I often discuss the roles that people can assume in relationships with my clients. As we talk about a relationship, we will sometimes do an exercise that can help them to develop new insights. Today, my plan is to share that exercise with you.
As I talk about a relationship with a client, I write the words Parent, Adult, and Child on a piece of paper under the client’s name. I then write the same words under the name of the person they are in the relationship with. That person could be anyone, including a spouse, child, or friend.
(Details in the stories that follow have been altered to protect privacy.)
I want to share three examples of how this exercise works so that you can become comfortable using it. In this first example, I recorded the names of my client, Jodie, and her Mother at the top of a piece of paper. Jodie is 47 years old in this example. Her mother is 75. I then added the words Parent, Adult and Child under each name. The page looked like this:
Jodie (age 47) Mother (age 75)
I asked Jodie to identify which of the three roles she believes she is in when she interacts with her mother. Jodie, being the adult daughter, said that she is acts like an Adult and that her mother acts like an Adult. I circled the word Adult under Jodie’s name, and joined it using a line to the word Adult under the word Mother.
Jodie and I talked about her mother’s advancing dementia, and the fact that her mother’s cognitive impairment is causing her to move more and more into the role of Child. I asked Jodie to identify how old her mother is behaving at present. A light went go for Jodie, and she said “My mom behaves like she’s 8.” We confirmed this assertion by exploring a couple of recent incidents that illustrate how Jodie’s mother is indeed becoming more child-like. These included the mother’s inability to take medication without being prompted. Her poor hygiene. Her inability to look after her own finances.
It is good that Jodie re-cast her mother into the role of Child, and can see herself as the only Adult in the relationship, because this insight will make it easier for Jodie to interact with her mother and to adjust her expectations of her mother. There will be increased ease for Jodie as sees her mother accurately as she is today.
Let’s look at another dyad where this model can be helpful. Let’s look at Masako, a 49-year old woman who was born in Japan but that has lived in Canada for the last 25 years, and her Father, who has lived his entire life in Japan. Masako and I discussed the fact that her Father sees women in general, and his wife and daughters specifically, through a lens in which he is the head of the family and the decision-maker. We discussed how he expects Masako, as his daughter, to submit to his will.
Masako (age 49) Father (age 78)
Masako shared that her Father expects her to see him as the Parent, and that she is expected to assume the role of an obedient Child. We discussed how this family dynamic has stopped working for Masako, and how this mode of interacting can only continue if Masako agrees to maintain it. We discussed how Masako can invite her father to change by assuming the role of Adult in her interactions with him, and inviting him to move into the role of Adult as well.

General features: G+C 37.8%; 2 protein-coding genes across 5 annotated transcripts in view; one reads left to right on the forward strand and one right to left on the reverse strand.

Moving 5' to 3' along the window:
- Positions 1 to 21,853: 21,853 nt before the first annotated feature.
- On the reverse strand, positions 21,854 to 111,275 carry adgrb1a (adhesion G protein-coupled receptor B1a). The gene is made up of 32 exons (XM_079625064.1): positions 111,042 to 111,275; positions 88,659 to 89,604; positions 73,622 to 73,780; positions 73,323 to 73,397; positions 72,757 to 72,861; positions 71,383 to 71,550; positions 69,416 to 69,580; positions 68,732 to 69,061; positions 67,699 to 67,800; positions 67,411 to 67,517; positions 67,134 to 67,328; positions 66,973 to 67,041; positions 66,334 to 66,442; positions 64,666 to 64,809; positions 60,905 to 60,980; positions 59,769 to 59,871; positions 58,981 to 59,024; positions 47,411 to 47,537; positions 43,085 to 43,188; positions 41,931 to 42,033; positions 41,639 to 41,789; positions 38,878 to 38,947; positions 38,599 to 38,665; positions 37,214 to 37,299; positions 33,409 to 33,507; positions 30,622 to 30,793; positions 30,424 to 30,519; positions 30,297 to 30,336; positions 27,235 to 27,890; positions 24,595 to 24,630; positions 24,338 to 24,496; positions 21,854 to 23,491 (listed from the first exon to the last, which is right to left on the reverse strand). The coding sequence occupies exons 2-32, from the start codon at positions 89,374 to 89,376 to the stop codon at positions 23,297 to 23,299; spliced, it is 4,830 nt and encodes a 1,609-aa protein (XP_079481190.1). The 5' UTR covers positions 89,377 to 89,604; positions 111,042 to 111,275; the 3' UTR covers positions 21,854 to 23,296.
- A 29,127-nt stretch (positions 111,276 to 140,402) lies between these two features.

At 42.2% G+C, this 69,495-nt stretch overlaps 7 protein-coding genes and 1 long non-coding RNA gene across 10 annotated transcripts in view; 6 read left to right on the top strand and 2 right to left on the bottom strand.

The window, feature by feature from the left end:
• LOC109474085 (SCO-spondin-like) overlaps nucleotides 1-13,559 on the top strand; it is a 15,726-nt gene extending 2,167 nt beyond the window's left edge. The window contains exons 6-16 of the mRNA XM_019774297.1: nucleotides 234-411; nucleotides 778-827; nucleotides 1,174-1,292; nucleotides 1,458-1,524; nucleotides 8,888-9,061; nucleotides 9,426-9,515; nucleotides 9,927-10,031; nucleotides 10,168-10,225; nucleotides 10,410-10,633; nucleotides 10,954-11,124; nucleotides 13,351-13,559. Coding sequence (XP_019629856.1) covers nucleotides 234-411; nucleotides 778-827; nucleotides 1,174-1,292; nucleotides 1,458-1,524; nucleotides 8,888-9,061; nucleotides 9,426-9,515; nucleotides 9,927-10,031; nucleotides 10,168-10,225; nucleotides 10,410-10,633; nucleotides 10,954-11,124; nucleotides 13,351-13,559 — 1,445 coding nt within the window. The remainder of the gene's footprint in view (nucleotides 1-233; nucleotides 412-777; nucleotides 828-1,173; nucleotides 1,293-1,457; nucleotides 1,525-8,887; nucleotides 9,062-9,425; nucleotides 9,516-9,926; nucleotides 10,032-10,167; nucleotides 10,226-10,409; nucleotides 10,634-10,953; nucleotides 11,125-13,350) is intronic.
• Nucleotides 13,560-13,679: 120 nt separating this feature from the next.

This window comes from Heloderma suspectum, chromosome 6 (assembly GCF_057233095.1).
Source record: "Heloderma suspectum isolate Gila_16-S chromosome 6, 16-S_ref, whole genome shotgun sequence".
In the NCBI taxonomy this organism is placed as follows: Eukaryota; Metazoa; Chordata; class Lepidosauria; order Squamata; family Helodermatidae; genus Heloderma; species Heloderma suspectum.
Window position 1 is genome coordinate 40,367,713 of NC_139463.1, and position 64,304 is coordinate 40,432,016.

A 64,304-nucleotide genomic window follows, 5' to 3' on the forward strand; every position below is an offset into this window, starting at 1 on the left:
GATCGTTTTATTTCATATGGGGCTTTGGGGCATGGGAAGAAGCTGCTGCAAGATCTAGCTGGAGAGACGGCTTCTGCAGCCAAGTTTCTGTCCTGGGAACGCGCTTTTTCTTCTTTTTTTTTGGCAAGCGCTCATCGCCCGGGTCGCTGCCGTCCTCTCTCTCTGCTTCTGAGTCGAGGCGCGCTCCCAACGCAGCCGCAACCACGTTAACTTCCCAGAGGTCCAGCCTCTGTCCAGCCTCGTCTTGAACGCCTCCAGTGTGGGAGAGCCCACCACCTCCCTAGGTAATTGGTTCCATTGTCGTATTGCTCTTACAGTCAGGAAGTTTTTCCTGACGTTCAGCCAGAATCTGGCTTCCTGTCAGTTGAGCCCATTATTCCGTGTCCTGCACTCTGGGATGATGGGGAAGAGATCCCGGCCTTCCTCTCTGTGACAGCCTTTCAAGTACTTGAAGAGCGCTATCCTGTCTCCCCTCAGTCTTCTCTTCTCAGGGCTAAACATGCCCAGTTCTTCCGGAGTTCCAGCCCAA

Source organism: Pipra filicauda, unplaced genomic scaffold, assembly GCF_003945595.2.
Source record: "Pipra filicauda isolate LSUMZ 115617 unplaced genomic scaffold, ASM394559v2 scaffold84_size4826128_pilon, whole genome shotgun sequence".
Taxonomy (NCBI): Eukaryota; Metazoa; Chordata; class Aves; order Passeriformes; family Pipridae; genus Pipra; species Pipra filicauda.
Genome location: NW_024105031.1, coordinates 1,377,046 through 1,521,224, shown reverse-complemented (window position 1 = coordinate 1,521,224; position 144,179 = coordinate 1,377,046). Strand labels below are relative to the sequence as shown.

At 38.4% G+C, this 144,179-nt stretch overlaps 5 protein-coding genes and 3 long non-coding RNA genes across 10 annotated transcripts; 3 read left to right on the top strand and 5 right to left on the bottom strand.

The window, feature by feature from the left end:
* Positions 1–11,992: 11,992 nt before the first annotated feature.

Masako was surprised to discover, as she thought about her father’s behaviour, that he had actually been assuming the role of Child and not of Parent with her. She shared that the arguments he presents to her, using terms such as “because I said so,” can more accurately be attributed to a 10-year-old Child than to a Parent.
We explored the value of Masako’s assuming the role of Adult, and seeing her father in the role of Child in future interactions. She shared that this model will be helpful to her as she moves forward, because seeing her father in the role of Child will allow her to interact with him without becoming angry, in the same way that she would not become angry with her 10-year-old son, if he blurted out something that he father might say, including “because I said so.”
Let’s look at one more situation. In this case, let’s look at Ben, a 42-year-old partner at an architectural firm, and his wife, Christina, a 40-year-old stay-at-home mother of three.
Ben (age 42) Christina (age 40)
In this example, I asked Ben to identify the roles that he and his wife assume in their marriage. Ben said they both usually assume the role of Adult, but that they can both move to the role of Child when they argue, which is frequent. We talked about how their relationship might be healthier if Ben consciously makes an effort to remain in the role of Adult during disagreements, and invites his wife to do the same, simply by remaining in the Adult role himself. We discussed how Ben cannot force Christina to leave the role of Child, but that she might be willing to if she sees Ben remaining steady in the role of Adult.
In this exercise, everyone I work with is able to identify times, and relationships, in which they find themselves in the role of Parent, Adult and Child. An exciting result of this exercise is that people begin to see the roles they assume, and to question whether they want to remain in these roles, or to transition to a different role that will better suit them and promote the health of their relationships.
I hope you will find the information shared in this blog post of value. Please post a comment or send me an email if you would like to share your thoughts or pose a question.
Dr. Patricia Turner, Registered Psychologist, Calgary, Alberta
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